A new study in the September 6 issue of the Journal of Cell Biology helps define the role of an important ciliary protein, CEP290. The results could be applied toward targeted gene therapy in cilia-related diseases.
Mutations in human CEP290 cause cilia-related disorders that range in severity from isolated blindness to perinatal death. CEP290 mutations are known to cause Meckel syndrome, Joubert syndrome, and NPHP—the most common syndromic form of cystic kidney disease in childhood—among others.
Although the exact role of CEP290 has been unclear, a team of researchers from the University of Massachusetts Medical School and Yale University now demonstrate that CEP290 is an integral component of the ciliary "gate" that bridges the transition zone between the cilia and cytoplasm. The protein plays an important role in maintaining the structural integrity of this gate, and thus has a crucial role in maintaining ciliary function.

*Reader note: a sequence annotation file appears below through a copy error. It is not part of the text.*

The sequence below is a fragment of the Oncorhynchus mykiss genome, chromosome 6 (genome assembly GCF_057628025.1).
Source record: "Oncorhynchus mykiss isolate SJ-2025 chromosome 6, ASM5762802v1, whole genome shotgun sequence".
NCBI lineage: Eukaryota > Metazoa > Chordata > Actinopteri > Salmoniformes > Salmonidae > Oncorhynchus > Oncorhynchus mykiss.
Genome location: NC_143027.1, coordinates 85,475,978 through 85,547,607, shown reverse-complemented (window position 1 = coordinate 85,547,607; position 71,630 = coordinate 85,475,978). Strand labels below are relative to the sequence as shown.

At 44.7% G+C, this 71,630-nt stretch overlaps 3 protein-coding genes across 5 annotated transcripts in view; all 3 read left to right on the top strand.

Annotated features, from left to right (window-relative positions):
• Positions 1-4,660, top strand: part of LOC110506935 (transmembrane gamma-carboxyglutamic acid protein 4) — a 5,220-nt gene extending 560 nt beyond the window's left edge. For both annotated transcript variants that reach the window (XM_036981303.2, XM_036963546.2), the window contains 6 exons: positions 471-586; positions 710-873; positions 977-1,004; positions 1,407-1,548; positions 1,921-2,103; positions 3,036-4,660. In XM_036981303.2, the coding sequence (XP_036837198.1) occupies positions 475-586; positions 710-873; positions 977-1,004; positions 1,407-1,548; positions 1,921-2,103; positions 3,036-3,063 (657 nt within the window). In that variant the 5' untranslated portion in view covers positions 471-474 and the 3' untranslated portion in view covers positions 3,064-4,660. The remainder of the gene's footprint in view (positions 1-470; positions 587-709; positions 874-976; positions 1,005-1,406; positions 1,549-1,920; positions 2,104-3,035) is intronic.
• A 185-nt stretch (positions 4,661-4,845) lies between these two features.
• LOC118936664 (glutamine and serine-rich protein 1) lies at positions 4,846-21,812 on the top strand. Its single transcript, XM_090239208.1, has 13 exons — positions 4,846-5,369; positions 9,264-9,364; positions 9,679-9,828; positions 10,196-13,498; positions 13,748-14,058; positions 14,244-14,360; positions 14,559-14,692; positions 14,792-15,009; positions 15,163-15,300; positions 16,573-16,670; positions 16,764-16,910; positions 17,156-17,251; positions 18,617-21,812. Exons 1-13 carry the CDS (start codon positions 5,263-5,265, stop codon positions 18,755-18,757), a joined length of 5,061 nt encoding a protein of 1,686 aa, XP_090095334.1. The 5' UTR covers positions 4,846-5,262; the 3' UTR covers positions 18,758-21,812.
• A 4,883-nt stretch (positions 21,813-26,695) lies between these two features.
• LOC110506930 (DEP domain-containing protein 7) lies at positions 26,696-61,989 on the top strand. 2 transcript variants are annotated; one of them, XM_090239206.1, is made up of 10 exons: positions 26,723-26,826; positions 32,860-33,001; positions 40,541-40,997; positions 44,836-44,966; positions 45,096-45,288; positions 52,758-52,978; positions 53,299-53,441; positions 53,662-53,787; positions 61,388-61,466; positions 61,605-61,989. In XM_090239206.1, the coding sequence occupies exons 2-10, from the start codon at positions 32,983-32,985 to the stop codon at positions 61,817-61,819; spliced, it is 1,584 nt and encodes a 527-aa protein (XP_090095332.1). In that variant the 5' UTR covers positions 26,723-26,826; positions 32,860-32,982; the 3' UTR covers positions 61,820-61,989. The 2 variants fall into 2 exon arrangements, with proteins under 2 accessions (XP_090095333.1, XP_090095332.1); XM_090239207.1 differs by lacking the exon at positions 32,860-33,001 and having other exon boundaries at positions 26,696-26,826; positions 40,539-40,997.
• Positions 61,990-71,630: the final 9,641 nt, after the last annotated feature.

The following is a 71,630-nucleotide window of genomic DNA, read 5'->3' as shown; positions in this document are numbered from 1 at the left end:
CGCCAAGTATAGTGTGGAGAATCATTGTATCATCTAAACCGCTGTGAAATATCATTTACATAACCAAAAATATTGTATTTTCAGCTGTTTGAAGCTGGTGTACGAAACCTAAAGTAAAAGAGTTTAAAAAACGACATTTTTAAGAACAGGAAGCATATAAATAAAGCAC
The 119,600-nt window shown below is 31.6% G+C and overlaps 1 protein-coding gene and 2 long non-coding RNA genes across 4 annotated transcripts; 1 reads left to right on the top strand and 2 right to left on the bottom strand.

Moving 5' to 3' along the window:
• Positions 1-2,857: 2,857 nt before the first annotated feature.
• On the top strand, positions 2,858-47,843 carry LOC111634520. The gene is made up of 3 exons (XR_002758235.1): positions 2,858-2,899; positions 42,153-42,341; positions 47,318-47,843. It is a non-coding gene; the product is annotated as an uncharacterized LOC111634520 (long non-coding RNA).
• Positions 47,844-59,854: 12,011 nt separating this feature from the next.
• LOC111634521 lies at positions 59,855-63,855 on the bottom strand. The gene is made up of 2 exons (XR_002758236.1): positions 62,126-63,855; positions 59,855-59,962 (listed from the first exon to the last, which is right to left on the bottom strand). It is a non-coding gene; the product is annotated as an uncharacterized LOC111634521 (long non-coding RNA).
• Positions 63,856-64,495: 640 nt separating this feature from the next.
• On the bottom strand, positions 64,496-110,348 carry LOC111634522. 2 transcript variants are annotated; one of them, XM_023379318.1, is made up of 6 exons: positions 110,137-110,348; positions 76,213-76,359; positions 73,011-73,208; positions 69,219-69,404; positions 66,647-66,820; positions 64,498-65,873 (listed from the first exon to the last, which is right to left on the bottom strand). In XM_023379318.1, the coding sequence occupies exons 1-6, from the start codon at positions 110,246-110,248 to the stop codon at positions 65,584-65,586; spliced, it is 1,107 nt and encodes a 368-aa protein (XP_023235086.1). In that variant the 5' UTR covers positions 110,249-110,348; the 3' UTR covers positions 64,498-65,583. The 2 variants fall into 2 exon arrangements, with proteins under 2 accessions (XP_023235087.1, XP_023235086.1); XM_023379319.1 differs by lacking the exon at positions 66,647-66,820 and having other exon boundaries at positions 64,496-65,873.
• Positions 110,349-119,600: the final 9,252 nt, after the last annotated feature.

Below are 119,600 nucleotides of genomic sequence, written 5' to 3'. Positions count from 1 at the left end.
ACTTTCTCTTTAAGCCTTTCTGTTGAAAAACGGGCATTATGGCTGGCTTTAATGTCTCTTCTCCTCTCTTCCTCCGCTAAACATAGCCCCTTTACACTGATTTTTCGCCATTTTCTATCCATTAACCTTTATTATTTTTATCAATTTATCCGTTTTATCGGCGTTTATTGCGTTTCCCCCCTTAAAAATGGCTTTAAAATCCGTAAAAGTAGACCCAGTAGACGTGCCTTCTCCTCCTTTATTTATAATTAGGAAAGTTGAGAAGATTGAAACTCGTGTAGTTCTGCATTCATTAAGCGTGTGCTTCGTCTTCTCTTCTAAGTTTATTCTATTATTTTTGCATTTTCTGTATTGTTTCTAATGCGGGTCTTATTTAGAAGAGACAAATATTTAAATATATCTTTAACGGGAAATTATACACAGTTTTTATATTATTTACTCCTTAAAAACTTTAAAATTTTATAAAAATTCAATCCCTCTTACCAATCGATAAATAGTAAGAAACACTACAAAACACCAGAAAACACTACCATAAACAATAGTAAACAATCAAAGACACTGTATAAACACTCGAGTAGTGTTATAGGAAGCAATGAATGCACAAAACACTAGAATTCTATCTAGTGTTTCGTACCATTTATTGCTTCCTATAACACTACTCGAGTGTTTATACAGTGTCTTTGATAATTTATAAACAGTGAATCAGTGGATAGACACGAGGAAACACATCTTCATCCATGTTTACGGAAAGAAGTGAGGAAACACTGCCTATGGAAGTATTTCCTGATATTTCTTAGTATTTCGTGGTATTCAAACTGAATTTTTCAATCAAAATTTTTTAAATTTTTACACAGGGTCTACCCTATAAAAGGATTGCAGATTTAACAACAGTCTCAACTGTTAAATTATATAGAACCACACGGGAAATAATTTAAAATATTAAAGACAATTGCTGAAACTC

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More information: Craige, B., et al. 2010. J. Cell Biol. doi:10.1083/jcb.201006105
Omran, H. 2010. J. Cell Biol. doi:10.1083/jcb.201008080